Improving the life chances of disadvantaged youth is a top policy priority for the U.S., yet remarkably few effective intervention strategies have been identified - particularly for males. This lack of understanding of how to effectively intervene hels explain why the high school graduation rate in the US today is not much different from in 1970 (despite growing returns to schooling), and why the homicide rate in the US today is not much different from that of 1950 (or 1900). The core theme of the present project (which is a revised version of our previous submission 1-P01-HD076816-01), is to learn more about the most effective (and cost-effective) ways to improve schooling and other long-term life outcomes and reduce risk of violence involvement and delinquency of disadvantaged youth. We address these challenges here with three interrelated projects that would be carried out by our inter-disciplinar research team [including economists Jens Ludwig (PD), Philip Cook, Jonathan Guryan and Roland Fryer, sociologists Susan Mayer, George Farkas and Gretchen Cusick, psychologists Kenneth Dodge and Laurence Steinberg, and public health experts Roseanna Ander and Harold Pollack] in collaboration with the Chicago Public Schools (CPS) and two non-profits service providers (Youth Guidance and Match Education): Projects 1 and 2 involve independent randomizations of the same sample of 2,134 disadvantaged male youth in 9th and 10th grade in 12 CPS high schools to a best-practice academic intervention (intensive math remediation delivered by Match, which seems very promising based on the difference-in-difference study of Fryer, 2011, but has not yet been subject to a large-scale randomized controlled trial, or RCT) and a best-practice non-academic intervention (an adapted version of cognitive behavioral therapy, or CBT, called Becoming a Man for which we have encouraging results from three previous pilots, but no data yet on mechanisms of action). These two projects together create a 2x2 factorial design that lets us test the relative effectiveness (and cost-effectiveness) of best-practice academic vs. non-academic supports for adolescents, and whether intervening in both domains simultaneously yields synergistic (more than additive) effects. We will be able to measure outcomes over time using longitudinal administrative records on schooling, arrests, and labor market outcomes. Project 3 proposes in-person data collection on this same sample to measure outcomes and candidate mediators, including several novel measures of candidate mediators such as schooling expectations (we think key for Match) and meta-cognitive processes (which we think is the likely to be the key mechanism behind BAM effects - and so distinguishes our conceptual framework for this intervention from the social-emotion learning literature). In addition to the administrative core that would help manage and coordinate these interrelated projects, we have strengthened the current revision with two new cores: an implementation and administrative data core, which will among other things collect detailed process measures for use in our analysis, as well as an analysis and dissemination core.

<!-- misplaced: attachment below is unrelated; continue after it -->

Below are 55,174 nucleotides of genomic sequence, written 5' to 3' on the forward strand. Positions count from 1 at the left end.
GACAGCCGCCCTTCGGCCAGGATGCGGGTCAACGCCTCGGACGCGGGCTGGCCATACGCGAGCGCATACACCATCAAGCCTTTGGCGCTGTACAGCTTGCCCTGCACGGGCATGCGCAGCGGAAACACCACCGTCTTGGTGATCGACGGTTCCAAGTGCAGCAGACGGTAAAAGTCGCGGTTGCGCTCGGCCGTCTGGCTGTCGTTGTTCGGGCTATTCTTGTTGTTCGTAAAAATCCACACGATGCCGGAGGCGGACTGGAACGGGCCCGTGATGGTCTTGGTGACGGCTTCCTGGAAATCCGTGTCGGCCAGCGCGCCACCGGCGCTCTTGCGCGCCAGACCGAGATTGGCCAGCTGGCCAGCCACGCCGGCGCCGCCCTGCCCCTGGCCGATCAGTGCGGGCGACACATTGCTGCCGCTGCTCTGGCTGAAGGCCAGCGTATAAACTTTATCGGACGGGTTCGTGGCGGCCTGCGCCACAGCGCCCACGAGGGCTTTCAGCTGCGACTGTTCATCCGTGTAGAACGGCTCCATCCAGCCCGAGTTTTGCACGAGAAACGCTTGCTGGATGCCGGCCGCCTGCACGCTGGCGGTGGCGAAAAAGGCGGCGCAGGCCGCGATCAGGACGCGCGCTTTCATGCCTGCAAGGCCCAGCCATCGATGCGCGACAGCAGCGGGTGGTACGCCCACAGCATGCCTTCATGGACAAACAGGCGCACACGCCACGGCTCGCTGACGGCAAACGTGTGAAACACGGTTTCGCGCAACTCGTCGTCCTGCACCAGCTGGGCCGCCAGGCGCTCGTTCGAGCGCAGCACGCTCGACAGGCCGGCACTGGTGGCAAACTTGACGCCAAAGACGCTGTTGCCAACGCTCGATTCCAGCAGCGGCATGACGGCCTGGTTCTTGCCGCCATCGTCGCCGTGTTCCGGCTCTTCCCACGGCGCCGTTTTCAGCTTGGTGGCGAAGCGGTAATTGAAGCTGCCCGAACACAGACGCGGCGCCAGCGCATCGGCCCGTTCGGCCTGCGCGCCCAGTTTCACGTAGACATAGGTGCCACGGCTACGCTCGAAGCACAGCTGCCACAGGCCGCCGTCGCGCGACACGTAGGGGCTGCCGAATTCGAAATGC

Human capital disparities contribute to overall health disparities. Little is known about how to strengthen human capital for disadvantaged children during the life stage when dropout and adverse health outcomes (particularly violence) are most prevalent. Our randomized experiment, carried out with the Chicago Public Schools, tries to identify the most cost-effective strategy for improving life outcomes of disadvantaged youth.